A man in Florida was arrested for allegedly firing a weapon into a dwelling after he lost his temper. The “dwelling”? A Burger King. The “weapon?” A beer bottle the fast food establishment wouldn’t let him bring inside.
Seth Andrew Bullen was in an argument with the supervisor of Burger King on Mary Esther Road about bringing a beer into the business, said an Okaloosa County Sheriff’s report.
The supervisor asked Bullen to leave the business.
A few minutes later, Bullen returned and threw the beer bottle through the glass door, breaking both the bottle and the door.
We were a little confused as to how throwing a bottle is firing a weapon and a Burger King is considered a dwelling, so some legal research was in order. Here’s the relevant statute. Emphasis is ours. Here’s what the law expressly forbids.
Fla. Stat. Â§ 790.19 (2009)
Shooting into or throwing deadly missiles into dwellings, public or private buildings, occupied or not occupied; vessels, aircraft, buses, railroad cars, streetcars, or other vehicles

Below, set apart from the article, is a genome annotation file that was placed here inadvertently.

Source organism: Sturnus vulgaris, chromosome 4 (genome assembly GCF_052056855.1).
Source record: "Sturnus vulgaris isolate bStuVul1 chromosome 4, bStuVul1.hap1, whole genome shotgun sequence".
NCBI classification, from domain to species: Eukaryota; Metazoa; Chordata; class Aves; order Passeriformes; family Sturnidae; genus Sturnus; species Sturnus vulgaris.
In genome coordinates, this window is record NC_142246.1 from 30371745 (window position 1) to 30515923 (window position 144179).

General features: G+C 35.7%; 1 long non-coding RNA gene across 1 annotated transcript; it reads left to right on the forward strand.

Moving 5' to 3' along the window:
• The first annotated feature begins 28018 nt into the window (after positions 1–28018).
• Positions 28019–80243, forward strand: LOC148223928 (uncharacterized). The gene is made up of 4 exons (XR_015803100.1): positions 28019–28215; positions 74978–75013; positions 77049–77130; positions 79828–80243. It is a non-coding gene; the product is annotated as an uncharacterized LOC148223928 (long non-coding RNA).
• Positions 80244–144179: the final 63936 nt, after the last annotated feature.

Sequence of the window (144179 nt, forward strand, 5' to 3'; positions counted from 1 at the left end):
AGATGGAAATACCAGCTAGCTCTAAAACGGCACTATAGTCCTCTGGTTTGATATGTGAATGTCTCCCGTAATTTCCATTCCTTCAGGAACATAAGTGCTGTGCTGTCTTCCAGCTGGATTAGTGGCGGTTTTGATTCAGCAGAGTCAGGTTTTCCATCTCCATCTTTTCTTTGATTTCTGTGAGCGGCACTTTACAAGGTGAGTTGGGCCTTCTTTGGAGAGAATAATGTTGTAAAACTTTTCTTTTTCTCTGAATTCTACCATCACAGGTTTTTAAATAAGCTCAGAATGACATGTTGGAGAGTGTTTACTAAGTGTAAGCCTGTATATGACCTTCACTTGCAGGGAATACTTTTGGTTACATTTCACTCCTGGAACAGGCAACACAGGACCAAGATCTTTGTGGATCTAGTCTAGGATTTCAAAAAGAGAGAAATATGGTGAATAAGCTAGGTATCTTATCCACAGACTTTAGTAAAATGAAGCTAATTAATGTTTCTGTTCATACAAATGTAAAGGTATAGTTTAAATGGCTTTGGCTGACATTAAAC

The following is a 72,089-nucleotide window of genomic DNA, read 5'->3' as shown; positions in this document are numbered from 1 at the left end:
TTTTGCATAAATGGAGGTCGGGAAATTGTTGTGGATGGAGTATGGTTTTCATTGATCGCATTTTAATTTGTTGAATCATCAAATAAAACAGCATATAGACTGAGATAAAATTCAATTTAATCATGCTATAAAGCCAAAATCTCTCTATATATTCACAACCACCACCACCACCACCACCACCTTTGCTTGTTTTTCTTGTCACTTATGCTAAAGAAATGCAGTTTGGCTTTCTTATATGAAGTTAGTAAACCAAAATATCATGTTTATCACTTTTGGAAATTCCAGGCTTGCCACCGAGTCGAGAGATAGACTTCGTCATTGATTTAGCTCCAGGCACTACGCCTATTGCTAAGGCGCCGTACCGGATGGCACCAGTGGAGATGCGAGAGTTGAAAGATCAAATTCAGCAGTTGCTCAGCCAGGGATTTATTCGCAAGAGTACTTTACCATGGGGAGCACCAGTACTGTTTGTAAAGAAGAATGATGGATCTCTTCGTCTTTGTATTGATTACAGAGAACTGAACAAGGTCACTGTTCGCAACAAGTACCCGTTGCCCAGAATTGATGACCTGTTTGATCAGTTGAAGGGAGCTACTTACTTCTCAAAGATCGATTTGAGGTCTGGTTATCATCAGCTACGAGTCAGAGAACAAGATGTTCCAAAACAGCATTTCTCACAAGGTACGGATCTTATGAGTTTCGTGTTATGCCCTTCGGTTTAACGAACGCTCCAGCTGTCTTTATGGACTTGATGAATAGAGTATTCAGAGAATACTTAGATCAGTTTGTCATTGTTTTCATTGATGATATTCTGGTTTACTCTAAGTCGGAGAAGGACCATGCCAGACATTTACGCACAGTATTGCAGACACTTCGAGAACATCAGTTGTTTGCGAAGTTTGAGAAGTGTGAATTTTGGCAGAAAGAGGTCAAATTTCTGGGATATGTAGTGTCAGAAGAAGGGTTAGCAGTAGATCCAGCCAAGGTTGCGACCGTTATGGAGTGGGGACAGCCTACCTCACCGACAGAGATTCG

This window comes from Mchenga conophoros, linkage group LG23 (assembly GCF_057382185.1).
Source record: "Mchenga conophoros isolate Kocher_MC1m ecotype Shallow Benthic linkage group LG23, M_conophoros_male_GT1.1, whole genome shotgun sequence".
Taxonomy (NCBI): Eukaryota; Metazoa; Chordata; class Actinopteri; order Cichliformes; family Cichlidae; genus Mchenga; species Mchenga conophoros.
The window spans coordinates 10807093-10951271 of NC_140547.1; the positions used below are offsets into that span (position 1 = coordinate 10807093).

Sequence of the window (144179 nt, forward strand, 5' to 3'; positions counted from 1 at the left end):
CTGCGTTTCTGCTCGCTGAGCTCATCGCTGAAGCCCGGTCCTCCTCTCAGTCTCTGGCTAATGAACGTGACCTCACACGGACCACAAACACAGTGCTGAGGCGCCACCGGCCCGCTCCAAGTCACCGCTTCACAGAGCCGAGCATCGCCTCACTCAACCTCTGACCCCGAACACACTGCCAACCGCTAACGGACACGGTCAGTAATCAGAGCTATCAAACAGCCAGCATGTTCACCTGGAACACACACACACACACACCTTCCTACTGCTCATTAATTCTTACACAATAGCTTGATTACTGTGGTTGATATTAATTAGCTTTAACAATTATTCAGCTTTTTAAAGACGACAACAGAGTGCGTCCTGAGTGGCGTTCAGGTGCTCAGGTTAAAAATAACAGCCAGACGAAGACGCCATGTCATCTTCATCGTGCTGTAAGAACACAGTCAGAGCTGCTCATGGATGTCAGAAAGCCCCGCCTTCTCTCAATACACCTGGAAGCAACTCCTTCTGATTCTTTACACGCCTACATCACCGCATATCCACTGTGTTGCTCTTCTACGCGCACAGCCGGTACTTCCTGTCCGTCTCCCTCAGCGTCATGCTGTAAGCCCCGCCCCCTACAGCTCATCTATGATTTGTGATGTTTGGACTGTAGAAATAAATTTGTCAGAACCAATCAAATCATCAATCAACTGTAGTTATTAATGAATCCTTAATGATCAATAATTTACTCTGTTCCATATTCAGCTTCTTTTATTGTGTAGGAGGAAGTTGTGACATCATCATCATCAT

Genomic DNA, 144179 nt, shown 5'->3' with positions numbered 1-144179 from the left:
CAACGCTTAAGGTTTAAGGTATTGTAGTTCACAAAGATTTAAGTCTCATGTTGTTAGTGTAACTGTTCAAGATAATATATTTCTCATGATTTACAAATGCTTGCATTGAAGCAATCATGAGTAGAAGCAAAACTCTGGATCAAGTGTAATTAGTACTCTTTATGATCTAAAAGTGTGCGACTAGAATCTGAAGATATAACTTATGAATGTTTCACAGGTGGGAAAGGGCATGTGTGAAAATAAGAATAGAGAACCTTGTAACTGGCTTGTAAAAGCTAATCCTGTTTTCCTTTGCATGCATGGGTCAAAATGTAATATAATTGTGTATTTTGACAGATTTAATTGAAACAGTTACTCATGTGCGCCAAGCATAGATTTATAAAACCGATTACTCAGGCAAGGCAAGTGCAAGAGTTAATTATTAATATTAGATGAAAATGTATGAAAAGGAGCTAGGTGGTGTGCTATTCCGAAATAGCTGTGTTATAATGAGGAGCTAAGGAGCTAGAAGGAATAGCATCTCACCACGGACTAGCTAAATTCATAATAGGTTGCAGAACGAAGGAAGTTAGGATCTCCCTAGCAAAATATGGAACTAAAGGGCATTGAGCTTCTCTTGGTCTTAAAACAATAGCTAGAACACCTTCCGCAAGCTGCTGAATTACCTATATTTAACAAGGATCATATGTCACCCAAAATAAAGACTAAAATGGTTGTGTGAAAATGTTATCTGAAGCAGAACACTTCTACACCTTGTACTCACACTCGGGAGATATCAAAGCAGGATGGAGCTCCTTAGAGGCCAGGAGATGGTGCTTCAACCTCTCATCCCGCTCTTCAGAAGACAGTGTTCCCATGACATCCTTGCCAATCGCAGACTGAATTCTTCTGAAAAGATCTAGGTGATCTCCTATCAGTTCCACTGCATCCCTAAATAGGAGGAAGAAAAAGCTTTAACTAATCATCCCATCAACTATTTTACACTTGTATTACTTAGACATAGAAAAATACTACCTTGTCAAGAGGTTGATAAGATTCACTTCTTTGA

Whoever, wantonly or maliciously, shoots at, within, or into, or throws any missile or hurls or projects a stone or other hard substance which would produce death or great bodily harm, at, within, or in any public or private building, occupied or unoccupied, or public or private bus or any train, locomotive, railway car, caboose, cable railway car, street railway car, monorail car, or vehicle of any kind which is being used or occupied by any person, or any boat, vessel, ship, or barge lying in or plying the waters of this state, or aircraft flying through the airspace of this state shall be guilty of a felony of the second degree,
The good people of Florida should feel safe knowing that their laws specifically prohibit firing a missile into a monorail car.
Man not allowed to bring beer inside Burger King, throws at glass door [Northwest Florida Daily News]